Saturday, February 17, 2007

Carl Bernstein on George W. Bush

I watched Douglas Feith on Charlie Rose tonight as the former Pentagon official told Charlie one whopper after another. Feith implied that the CIA is responsible for exaggerating the WMD and al Qaida connection with Saddam Hussein as if he had played no part in the Bush Administration's disastrous case for war; in fact, Feith was doing his best at the time to help the Bush inner circle exaggerate things way beyond what the CIA was willing to say.

We're in a strange era since President Bush gives us almost no reason to trust him anymore (I say almost because I believe him when he says he wants more tax cuts that we can't afford to give away) but Republicans are still rubber stamping the president. I think it's always useful to hear journalists who have been around for a long time who aren't dependent on sources in the Bush Administration. The Raw Story has a post on famed Watergate reporter Carl Bernstein:
Comparing the Nixon administration's press relations to those of Bush, Bernstein says, "Nixon's relationship to the press was consistent with his relationship to many institutions and people. He saw himself as a victim. We now understand the psyche of Richard Nixon, that his was a self-destructive act and presidency.

"The Bush administration," Bernstein continues, "is a far different matter in which disinformation, misinformation and unwillingness to tell the truth -- a willingness to lie both in the Oval Office, in the Office of the Secretary of Defense, in the office of the vice president, the vice president himself -- is something that I have never witnessed before on this scale."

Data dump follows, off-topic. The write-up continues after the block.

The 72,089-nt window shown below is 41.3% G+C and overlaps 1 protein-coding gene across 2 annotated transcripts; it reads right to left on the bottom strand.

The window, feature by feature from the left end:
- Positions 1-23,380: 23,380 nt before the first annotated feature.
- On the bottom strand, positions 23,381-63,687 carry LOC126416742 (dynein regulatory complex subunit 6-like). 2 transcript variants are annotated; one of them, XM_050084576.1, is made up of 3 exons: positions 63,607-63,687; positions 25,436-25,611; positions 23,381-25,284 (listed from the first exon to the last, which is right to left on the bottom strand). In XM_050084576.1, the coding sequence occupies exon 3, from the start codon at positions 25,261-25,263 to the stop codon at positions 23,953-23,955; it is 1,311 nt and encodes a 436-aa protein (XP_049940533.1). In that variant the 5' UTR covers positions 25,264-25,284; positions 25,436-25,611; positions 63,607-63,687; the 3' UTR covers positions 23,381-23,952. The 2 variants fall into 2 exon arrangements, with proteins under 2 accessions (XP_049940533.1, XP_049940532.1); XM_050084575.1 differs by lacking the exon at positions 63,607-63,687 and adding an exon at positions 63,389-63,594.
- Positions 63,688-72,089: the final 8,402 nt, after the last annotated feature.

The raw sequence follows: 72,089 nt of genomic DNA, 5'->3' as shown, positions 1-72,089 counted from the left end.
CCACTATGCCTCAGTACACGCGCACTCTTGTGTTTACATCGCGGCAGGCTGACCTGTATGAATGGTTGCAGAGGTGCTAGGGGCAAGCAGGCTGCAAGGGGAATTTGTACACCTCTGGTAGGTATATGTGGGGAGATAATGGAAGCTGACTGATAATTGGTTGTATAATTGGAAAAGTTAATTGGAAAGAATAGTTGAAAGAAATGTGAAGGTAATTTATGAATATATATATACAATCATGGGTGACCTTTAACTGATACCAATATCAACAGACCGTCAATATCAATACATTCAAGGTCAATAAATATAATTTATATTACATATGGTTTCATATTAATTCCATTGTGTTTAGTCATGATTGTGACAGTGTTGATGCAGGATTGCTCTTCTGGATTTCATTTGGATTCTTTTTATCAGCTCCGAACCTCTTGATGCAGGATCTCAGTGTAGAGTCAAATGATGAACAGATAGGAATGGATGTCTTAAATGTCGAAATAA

The Bush Administration isn't the only part of the fiasco that has been unfolding before our eyes, of course. There was the unwillingness of Congress to hold Bush accountable in the post-9/11 era until just recently. And the media gave Bush a free pass for the longest time, merely laughing when the administration lied or yawning when scandals were revealed (how many times have we heard, "that's an old story"?).

We've seen several movies now where a ship is heading towards a port and there's no way to stop it even though the people on shore watch the ship tear through rows of small boats. The Bush presidency is very much like that—in slow motion. Bush is on the bridge twiddling his fingers, pretending he has nothing to do with the disaster that is clearly of his own making. And there's a smirk on his face because a helicopter is coming to take him off the ship before January 20, 2009. Americans need to understand that without help from the Republicans now, so that Bush can't use his veto to override some very necessary accountability, the next president will find it very difficult to stop that ship before it hits shore.

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